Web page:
As part of the overall reorganization of the police, the government merged the formerly dreaded Criminal Investigation Department (CID) and the police security branch to form a Crime Combatting and Investigation (CCI) Division. The new CCI, with responsibility for reversing the rising crime rate, combined the intelligence and operational resources of the security police with the anticrime capabilities of the CID.

Minister of Law and Order Hernus Kriel in 1991 also appointed an ombudsman to investigate allegations of police misconduct. He increased the recruitment of black police personnel, formed a civilian riot-control unit that was separate from the SAP but worked with it, developed a code of police conduct agreed upon by a number of political parties and communities, and substantially increased police training facilities. In 1992 Kriel began restructuring the SAP into a three-tiered force consisting of a national police, primarily responsible for internal security and for serious crime; autonomous regional forces, responsible for crime prevention and for matters of general law and order; and municipal police, responsible for local law enforcement and for minor criminal matters. He also established police/community forums in almost every police station.

By the time the April 1994 elections were held, the SAP had undergone a significant transformation, in keeping with the nation's sweeping political reforms. It was a more representative force, with greater dedication to protecting citizens' rights. The SAP was renamed the South African Police Service (SAPS), and the Ministry of Law and Order was renamed the Ministry of Safety and Security, in keeping with these symbolic reforms. The new minister of safety and security, Sydney Mufamadi, obtained police training assistance from Zimbabwe, Britain, and Canada, and proclaimed that racial tolerance and human rights would be central to police training programs in the future. By the end of 1995, the SAPS had incorporated the ten police agencies from the former homelands and had reorganized at both the national level and at the level of South Africa's nine new provinces.

The SAPS headquarters in Pretoria is organized into six divisions. These are the Crime Combatting and Investigation Division, the Visible Policing Division, the Internal Stability Division, the Community Relations Division, the Supporting Services Division, and the Human Resource Management Division.

The Crime Combatting and Investigation Division holds overall responsibility for coordinating information about crime and investigative procedures. It administers the SAPS Criminal Record Center, the SAPS Commercial Crime Unit, the SAPS Diamond and Gold Branch, the South African Narcotics Bureau, the Stock Theft Unit, the Inspectorate for Explosives, murder and robbery units located in each major city, and vehicle theft units throughout the country. In addition, the division manages the National Bureau of Missing Persons, which was established in late 1994.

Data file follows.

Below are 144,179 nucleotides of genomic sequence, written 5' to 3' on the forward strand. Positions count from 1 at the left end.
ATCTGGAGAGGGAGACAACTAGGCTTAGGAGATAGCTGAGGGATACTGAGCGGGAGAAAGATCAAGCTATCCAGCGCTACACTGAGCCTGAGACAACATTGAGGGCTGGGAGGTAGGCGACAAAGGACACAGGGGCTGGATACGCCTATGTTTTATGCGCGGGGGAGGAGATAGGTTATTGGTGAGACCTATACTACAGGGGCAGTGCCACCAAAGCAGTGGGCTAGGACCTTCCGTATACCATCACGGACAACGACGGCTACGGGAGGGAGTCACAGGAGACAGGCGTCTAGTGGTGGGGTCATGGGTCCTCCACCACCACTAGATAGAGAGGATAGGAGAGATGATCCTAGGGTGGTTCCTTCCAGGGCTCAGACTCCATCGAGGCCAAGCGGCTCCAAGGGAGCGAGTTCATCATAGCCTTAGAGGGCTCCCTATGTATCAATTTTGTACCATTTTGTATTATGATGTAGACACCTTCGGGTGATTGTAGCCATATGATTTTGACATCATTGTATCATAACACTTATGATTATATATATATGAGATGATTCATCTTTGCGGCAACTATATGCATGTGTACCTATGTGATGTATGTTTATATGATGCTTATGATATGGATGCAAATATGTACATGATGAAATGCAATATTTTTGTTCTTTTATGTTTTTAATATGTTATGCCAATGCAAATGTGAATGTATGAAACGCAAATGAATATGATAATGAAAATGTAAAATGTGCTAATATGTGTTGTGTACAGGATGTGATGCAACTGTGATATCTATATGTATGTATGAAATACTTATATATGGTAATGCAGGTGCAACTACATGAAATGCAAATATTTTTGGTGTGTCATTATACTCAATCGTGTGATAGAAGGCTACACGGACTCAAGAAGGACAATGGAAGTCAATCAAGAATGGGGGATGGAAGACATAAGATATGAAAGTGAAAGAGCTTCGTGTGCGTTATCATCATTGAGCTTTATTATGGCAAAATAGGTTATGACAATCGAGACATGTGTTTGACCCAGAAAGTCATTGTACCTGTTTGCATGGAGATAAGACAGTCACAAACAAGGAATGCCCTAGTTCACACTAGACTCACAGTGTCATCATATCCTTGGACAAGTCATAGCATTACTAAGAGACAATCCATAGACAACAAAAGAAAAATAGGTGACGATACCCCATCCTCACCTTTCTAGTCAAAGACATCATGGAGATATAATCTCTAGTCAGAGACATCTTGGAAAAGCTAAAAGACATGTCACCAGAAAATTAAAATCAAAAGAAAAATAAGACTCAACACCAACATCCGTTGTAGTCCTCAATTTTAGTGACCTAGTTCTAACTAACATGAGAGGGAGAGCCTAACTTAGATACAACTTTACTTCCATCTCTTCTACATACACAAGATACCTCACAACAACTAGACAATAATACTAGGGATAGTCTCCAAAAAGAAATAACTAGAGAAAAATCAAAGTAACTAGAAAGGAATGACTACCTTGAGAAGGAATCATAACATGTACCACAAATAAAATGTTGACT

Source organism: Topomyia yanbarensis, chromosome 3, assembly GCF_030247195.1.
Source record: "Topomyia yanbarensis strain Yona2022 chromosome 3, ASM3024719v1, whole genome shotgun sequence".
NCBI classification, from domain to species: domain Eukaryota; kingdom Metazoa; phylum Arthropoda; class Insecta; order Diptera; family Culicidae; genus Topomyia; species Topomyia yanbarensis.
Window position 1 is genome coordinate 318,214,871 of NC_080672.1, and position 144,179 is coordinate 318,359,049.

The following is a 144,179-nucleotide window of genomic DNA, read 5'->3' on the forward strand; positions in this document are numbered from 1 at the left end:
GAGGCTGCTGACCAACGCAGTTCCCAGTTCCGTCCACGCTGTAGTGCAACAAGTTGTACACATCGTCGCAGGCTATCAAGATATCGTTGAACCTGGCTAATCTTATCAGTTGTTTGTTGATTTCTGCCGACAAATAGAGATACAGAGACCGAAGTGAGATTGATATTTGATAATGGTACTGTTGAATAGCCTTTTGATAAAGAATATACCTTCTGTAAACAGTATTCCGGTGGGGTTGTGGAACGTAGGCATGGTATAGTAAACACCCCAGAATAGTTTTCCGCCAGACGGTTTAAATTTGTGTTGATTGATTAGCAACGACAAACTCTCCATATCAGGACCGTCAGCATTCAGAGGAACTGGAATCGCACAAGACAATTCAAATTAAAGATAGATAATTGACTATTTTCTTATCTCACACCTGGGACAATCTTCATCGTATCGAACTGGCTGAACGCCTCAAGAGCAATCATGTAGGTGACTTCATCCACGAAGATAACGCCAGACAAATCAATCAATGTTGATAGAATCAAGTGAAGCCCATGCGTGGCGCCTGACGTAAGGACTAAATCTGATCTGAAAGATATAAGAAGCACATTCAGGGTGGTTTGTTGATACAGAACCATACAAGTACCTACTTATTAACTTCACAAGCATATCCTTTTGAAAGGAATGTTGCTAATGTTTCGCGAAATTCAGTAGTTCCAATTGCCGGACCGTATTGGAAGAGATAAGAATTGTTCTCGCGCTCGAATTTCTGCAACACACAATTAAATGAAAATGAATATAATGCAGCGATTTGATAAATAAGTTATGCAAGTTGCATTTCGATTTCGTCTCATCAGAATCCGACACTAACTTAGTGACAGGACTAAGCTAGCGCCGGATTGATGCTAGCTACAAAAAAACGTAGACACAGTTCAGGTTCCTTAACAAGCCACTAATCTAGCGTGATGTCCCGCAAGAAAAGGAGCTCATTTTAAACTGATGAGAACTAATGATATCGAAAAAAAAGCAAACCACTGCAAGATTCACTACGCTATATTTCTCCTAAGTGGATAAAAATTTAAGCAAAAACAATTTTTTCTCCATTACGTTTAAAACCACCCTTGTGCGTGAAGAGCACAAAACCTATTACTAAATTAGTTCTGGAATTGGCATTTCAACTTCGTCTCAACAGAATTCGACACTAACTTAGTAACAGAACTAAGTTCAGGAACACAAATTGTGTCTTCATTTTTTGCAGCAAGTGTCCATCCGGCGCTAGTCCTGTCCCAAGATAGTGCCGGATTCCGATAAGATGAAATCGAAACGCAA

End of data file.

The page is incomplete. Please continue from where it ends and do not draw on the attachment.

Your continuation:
The Visible Policing Division manages highly public police operations, such as guarding senior government officials and dignitaries. Most government residences are guarded by members of the division's Special Guard Unit. The division's all-volunteer Special Task Force handles hostage situations and other high-risk activities. The Internal Stability Division is responsible for preventing and quelling internal unrest, and for assisting other divisions in combatting crime. The Community Relations Division consults with all police divisions concerning accountability and respect for human rights. The Supporting Services Division manages financial, legal, and administrative aspects of the SAPS. The Human Resource Management Division helps to hire, to train, and to maintain a competent work force for the SAPS.

Three police unions are active in bargaining on behalf of police personnel and in protecting the interests of the work force, as of 1996. These are the Police and Prisons Civil Rights Union (Popcru), which has about 15,000 members; the South African Police Union (SAPU), which has about 35,000 members; and the Public Service Association (PSA), which has about 4,000 members.

Data as of May 1996

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South Africa Table of Contents